How to configure Cisco routers with HSRP.
Fault-Tolerant IP routing
Backup and virtual gateways
Hot Standby Router Protocol (HSRP)
If you haven’t read, here is the part 1 of the guide where we can see how to set up OSPF, BGP and Multicast in the network. [Link to PART 1]
Here we will focus only on how to provide fault tolerance IP routing from both the server and the host networks. Each subnet will connect physically to the two routers, one being the active and the other being stand-by.
Three are the protocols mostly used for fault tolerance:
- Gateway Load Balancing Protocol (GLBP)
- Hot Standby Router Protocol (HSRP)
- Virtual Router Redundancy Protocol (VRRP)
Having a backup path is extremely important in order to satisfy SLA and avoid any downtime to whole networks due to a single link failure. HSRP provides a quick way to recover a faulty link or router malfunctioning and allows other nodes to be quickly and transparently redirected to the standby router which immediately will become the active one.
HSRP allows multiple routers on a single LAN to share a virtual IP and MAC address which is configured as the default gateway on the hosts. By sharing an IP address and a MAC (Layer 2) address, two or more routers can act as a single “virtual” router. They answer to ARP requests for the virtual IP.
More here Cisco - Configuring HSRP
Network Equipment (virtual)
- 4 Cisco 7301 routers
- 2 HP2524 switches (one is for server network and one for client network)
- Virtual Machines (both on server and client network)
The network topology we are going to recreate is described as follow:
Client and Server network availability
RTC and RTD are responsible of providing a backup link for both the client and server networks in case of failure. Hot Standby Router Protocol or HSRP is used in both networks.
HSRP is simpler than Gateway Load Balancing Protocol (GLBP) which runs on layer 3 and only has an active router to answer ARP requests for the standby IP with a virtual MAC address. GLBP works on layer 2 and provides multiple virtual MAC addresses which could provide load balancing for huge networks. This is not needed here.
We will have for servers subnet network (10.5.10.0/24)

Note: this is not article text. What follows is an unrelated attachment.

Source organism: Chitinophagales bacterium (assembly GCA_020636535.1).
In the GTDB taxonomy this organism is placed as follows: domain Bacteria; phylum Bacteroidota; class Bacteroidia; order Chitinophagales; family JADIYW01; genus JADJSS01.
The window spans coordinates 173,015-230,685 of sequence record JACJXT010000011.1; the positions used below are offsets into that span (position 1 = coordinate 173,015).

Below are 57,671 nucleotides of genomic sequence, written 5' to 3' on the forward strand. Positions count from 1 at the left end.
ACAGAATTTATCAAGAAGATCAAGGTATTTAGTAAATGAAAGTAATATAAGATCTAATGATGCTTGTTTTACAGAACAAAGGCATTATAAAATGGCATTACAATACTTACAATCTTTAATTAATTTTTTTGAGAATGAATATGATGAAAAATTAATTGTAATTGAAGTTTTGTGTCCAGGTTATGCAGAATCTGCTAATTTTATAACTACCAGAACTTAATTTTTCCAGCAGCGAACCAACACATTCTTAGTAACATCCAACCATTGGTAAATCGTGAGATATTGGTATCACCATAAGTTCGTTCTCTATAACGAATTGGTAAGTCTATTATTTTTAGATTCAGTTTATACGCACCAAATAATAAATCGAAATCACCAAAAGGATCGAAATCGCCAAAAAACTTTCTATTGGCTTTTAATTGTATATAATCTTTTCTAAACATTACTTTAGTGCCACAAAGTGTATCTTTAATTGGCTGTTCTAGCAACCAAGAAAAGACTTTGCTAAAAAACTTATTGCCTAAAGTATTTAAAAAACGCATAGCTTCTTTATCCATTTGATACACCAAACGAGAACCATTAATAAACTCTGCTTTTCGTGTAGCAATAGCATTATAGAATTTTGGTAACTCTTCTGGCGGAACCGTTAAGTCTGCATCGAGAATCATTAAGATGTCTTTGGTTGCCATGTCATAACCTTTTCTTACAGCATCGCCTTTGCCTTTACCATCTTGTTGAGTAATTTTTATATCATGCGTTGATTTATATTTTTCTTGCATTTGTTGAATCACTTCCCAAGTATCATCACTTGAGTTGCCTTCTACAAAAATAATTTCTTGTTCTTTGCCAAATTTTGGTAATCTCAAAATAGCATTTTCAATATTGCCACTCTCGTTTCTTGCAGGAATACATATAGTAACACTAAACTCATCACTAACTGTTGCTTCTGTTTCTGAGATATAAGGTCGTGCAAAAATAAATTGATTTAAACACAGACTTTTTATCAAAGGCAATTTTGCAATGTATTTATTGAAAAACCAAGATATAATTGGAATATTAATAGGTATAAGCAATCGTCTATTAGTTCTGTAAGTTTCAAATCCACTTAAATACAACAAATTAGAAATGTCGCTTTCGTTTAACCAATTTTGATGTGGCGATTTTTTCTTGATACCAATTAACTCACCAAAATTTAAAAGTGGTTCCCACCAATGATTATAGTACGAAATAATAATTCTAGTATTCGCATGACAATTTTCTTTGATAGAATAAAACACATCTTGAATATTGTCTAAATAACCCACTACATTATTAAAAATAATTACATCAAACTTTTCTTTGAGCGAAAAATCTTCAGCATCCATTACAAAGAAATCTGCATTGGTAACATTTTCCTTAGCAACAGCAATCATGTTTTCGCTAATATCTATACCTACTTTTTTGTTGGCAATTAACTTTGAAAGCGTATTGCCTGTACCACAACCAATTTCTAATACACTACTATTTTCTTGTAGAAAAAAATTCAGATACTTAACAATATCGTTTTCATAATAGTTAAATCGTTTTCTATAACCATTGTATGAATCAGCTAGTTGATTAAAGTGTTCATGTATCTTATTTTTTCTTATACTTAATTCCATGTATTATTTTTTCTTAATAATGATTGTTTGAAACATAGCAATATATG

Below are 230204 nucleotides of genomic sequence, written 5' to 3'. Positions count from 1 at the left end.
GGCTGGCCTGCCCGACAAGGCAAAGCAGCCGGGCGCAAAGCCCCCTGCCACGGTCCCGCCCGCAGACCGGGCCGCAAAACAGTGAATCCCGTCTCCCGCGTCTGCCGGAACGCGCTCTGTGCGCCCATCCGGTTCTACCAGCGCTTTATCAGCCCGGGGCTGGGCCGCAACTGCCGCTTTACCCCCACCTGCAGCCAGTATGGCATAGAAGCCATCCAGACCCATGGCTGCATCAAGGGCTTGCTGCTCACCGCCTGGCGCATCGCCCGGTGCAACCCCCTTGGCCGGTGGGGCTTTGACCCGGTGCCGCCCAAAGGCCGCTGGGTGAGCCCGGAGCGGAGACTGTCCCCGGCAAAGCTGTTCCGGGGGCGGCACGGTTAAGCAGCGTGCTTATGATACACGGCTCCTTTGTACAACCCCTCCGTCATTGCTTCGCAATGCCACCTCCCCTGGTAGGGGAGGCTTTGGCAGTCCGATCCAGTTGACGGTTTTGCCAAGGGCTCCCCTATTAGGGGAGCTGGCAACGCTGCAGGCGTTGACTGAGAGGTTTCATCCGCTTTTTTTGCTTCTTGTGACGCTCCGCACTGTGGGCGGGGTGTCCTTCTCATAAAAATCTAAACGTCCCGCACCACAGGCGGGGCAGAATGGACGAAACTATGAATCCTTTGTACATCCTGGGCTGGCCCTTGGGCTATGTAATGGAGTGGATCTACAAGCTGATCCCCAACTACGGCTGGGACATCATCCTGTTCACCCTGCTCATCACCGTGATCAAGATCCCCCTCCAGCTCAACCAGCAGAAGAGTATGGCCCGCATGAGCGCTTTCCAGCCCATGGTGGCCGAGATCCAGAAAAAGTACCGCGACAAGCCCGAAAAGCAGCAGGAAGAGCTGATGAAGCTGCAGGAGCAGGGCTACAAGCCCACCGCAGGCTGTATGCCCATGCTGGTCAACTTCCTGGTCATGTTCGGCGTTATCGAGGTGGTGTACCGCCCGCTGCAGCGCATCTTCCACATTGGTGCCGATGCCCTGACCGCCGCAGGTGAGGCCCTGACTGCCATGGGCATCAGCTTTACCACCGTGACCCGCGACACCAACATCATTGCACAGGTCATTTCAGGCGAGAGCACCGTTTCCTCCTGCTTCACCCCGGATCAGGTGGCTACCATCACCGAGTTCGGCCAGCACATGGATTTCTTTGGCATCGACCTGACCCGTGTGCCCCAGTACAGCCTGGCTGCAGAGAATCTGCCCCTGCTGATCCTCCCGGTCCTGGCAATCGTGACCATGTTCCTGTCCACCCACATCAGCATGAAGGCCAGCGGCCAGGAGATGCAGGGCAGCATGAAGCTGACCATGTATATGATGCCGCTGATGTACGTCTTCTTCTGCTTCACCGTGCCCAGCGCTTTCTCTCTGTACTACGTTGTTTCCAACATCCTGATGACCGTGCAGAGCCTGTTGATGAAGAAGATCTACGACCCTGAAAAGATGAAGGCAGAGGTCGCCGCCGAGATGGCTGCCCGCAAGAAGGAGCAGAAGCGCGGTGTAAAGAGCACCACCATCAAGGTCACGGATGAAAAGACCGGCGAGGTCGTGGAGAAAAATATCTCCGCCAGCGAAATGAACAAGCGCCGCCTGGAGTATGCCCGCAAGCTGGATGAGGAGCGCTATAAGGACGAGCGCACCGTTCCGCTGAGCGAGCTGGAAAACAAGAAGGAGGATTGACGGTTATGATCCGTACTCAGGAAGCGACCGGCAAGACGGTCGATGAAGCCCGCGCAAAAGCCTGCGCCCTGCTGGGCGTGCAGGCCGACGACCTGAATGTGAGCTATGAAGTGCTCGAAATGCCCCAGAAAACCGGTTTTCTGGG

- RTC with 10.5.10.1 being the Active Router
- RTD with 10.5.10.2 being the Stand-By Router
- The VIRTUAL gateway has the 10.5.10.3 IP address.
We will have for clients subnet network (10.5.15.0/24)
- RTD with 10.5.15.1 being the Active Router
- RTC with 10.5.15.2 being the StandBy Router
- the VIRTUAL gateway has the 10.5.15.3 IP address.
HSRP provides high network availability by providing redundancy for IP traffic from hosts on networks.
When a router is down, the other quickly become active and start routing traffic on the behalf of the virtual IP. The two routers periodically send control messages to check “health” status, if one fails, the other assumes control. How?
Devices running HSRP send and receive multicast UDP-based hello packets to detect router failure and to designate active and standby routers.
- hellotime: between routers the hellotime interval is 3 seconds by default. That means the time before other routers declare the active router to be down.
- holdtime: the time before the active or standby router is declared to be down, default is 10 seconds.
interface gigabitEthernet 0/0 ip address 10.5.10.1 255.255.255.0 standby version 2 standby 10 ip 10.5.10.3 standby 10 priority 200 standby 10 preempt no shut interface fastEthernet 1/0 ip address 10.5.15.2 255.255.255.0 standby version 2 standby 15 ip 10.5.15.3 no shut
interface gigabitEthernet 0/0 ip address 10.5.15.1 255.255.255.0 standby version 2 standby 15 ip 10.5.15.3 standby 15 priority 200 standby 15 preempt no shut interface fastEthernet 1/0 ip address 10.5.10.2 255.255.255.0 standby version 2 standby 10 ip 10.5.10.3 no shut
On Hosts the VIRTUAL IP must be set as default gateway.
This configuration will allow IP fault tolerance. For more detailed explanation look at the cisco documentation here.
Please feel free to make any comment! If anything is unclear, just write in the comment and I will update the post! Thanks for reading!